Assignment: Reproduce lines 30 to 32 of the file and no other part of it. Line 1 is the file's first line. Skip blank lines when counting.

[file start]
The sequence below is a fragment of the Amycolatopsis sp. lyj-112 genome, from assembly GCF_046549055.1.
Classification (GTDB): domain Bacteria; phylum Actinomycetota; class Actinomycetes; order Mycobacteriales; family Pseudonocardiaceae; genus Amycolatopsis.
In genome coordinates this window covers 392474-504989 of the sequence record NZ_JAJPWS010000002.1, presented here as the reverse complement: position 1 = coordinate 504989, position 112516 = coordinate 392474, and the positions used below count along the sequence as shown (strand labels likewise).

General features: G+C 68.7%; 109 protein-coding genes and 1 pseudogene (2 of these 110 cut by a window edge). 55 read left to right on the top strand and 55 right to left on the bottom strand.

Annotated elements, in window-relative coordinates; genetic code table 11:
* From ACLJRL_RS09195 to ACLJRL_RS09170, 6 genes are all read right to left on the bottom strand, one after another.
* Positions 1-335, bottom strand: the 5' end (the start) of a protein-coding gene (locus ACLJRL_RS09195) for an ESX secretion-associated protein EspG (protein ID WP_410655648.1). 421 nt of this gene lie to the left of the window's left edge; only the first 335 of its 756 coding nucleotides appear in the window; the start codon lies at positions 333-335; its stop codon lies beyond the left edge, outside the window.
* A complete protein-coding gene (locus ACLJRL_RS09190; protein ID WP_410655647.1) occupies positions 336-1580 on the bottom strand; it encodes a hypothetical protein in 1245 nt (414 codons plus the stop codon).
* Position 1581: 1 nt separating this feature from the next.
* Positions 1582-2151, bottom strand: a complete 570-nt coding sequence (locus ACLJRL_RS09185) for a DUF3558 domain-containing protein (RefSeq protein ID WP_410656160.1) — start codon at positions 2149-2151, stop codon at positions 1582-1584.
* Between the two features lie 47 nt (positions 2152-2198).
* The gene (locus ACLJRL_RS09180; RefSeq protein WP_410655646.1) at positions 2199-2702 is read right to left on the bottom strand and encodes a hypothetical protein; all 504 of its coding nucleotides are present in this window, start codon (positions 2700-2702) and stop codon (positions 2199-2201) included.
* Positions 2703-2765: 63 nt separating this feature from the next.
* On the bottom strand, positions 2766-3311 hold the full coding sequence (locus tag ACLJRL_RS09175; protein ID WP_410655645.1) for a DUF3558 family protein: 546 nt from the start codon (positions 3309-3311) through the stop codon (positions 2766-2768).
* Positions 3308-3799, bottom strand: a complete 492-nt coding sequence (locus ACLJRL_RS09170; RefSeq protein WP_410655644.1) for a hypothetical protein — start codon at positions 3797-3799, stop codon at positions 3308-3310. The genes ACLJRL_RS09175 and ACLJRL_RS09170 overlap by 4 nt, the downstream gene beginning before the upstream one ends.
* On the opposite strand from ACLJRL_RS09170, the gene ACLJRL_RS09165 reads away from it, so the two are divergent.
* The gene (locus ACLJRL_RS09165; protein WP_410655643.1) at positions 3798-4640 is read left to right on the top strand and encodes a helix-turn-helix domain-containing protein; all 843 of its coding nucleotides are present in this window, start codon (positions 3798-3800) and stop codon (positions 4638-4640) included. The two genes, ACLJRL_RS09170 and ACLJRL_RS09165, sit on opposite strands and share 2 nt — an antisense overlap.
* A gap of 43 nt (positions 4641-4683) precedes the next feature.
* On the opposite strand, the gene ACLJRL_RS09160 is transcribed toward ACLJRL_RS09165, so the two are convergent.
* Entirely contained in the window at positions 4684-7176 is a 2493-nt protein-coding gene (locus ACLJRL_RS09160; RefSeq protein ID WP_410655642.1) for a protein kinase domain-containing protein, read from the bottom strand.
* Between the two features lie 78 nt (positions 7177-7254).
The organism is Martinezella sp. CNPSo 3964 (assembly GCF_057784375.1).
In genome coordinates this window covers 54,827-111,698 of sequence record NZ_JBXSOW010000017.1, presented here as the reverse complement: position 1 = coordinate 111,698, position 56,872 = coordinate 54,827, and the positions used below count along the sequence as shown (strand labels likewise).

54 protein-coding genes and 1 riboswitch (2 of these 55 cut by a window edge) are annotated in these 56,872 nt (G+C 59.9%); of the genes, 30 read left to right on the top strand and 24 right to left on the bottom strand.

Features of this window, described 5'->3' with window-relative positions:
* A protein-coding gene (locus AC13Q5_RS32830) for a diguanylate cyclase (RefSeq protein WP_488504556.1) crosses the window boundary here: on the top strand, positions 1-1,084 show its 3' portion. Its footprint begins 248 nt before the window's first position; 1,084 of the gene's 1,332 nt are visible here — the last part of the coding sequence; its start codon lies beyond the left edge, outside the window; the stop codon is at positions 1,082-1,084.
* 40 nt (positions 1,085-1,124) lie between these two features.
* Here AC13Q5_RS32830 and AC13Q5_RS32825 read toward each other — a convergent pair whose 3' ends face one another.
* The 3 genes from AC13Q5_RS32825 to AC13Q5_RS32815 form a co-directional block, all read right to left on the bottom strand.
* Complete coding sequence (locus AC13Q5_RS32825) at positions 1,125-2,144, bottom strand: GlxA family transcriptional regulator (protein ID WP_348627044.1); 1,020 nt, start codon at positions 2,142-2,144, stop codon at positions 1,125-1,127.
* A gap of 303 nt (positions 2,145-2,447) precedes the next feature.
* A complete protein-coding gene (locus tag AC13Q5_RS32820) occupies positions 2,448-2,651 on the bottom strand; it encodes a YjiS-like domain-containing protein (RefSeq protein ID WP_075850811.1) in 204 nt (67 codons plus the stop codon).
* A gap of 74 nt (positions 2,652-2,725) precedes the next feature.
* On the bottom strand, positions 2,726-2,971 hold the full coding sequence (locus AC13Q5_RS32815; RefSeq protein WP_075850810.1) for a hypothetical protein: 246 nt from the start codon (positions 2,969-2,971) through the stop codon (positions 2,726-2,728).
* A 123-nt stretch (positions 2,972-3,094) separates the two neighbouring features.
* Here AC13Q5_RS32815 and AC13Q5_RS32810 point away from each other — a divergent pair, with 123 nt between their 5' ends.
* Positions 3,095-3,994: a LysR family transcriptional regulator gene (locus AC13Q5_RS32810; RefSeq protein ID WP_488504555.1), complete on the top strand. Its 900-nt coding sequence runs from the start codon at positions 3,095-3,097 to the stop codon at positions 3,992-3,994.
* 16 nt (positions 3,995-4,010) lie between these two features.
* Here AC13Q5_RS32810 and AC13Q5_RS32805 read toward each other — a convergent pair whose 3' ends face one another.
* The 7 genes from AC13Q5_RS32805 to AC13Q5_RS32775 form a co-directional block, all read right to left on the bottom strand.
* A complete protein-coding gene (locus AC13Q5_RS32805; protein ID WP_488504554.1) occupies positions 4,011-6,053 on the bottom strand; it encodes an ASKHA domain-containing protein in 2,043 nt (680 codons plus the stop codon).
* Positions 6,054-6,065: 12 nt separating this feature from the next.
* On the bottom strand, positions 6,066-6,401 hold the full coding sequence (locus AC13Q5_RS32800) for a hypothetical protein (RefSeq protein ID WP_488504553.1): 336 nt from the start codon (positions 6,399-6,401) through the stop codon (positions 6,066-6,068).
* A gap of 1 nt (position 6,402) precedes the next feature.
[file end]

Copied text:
* Complete coding sequence (locus AC13Q5_RS32825) at positions 1,125-2,144, bottom strand: GlxA family transcriptional regulator (protein ID WP_348627044.1); 1,020 nt, start codon at positions 2,142-2,144, stop codon at positions 1,125-1,127.
* A gap of 303 nt (positions 2,145-2,447) precedes the next feature.
* A complete protein-coding gene (locus tag AC13Q5_RS32820) occupies positions 2,448-2,651 on the bottom strand; it encodes a YjiS-like domain-containing protein (RefSeq protein ID WP_075850811.1) in 204 nt (67 codons plus the stop codon).